What is your reaction to Mohamed ElBaradei and the IAEA winning the 2005 Nobel Peace Prize?
The IAEA and its director Mohamed ElBaradei have been announced the joint winners of the 2005 Nobel Peace Prize.
From a record number of 199 candidates the two were awarded the annual international prize for their efforts to limit the spread of atomic weapons.
The prize, which is worth $1.29 million (£725,000), will be presented in Oslo in December.
Who do you think should have won the award? How does the Nobel Peace Prize contribute to world peace?
This debate is now closed. Read a selection of your comments below.
The following comments reflect the balance of opinion we have received so far:
Isn't he being awarded this just for doing his job? Which by the way doesn't seem to be doing anything to stop the spread of weapons.
Mike, New York, USA
A deserved recipient. One the two greatest threats to existence is nuclear weapons. And this is a man who is doing something about it.
Meredoc, Brighton, UK
This is a very uninspiring choice. Even though I appreciate the usefulness of the IAEA 's work, I do not see the point of awarding the prize to an official organisation that is simply doing its job well. That is even more true in the case of the individual who happens by chance to be at its head at the time the prize is awarded.
F. Guesdon, Sheffield, UK
It is always a difficult choice. But Dr Baradei did his best in the run up to the war in Iraq. Maybe Dr Blix should also be part of this award.
Robert, Stockholm, Sweden
I can't understand what he's won the prize for. He has an important job, certainly, but he's not a figure that I consider to have made any significant personal contribution to the cause of peace. I suspect that there's a considerable amount of in-crowd backslapping involved in this decision.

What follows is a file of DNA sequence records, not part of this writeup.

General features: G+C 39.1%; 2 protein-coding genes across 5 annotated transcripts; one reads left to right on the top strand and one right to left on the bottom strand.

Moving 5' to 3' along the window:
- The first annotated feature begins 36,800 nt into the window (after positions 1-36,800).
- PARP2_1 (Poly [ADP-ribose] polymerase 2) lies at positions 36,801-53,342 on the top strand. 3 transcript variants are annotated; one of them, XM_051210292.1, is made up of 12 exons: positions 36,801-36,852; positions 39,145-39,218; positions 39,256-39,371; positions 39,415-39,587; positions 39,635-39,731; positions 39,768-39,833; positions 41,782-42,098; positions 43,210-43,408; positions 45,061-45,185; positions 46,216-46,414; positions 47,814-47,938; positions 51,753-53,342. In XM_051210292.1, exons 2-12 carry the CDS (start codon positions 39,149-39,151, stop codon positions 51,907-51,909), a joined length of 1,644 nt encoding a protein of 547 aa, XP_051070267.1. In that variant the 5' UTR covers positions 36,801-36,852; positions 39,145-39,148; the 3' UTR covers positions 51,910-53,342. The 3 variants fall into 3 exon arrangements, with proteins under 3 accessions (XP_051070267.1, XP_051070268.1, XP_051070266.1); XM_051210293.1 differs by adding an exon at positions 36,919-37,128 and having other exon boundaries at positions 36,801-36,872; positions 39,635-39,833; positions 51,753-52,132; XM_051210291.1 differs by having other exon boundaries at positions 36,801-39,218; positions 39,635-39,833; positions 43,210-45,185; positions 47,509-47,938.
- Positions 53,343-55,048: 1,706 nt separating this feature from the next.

Jamie Shepherd, UK
He has done nothing for peace. Proliferation of nuclear weapons is marching full steam ahead as he stares wide eyed and frozen like a deer caught in headlights. Typical of a UN body. Talk a lot but do nothing.
Todd, Virginia, USA
The work of ElBaradei and the IAEA cannot even remotely compare to what has been done in the past by people like Nelson Mandela, Mother Teresa or Amnesty International. The award is slowly becoming nothing more than a publicity tool. I do hope that the more deserving other nominees do not give up their tireless efforts to spread the message of peace.
Feroz Khan, Dubai, U.A.E.
This is an excellent choice. The IAEA's work is very probably the most significant effort going on anywhere in the promotion of peace across the planet. Whilst those who protest that organisations aiding victims of various natural disasters are very worthy of commendation, they are not promoting 'peace', in this context.
Mike Green, Yorkshire Dales, UK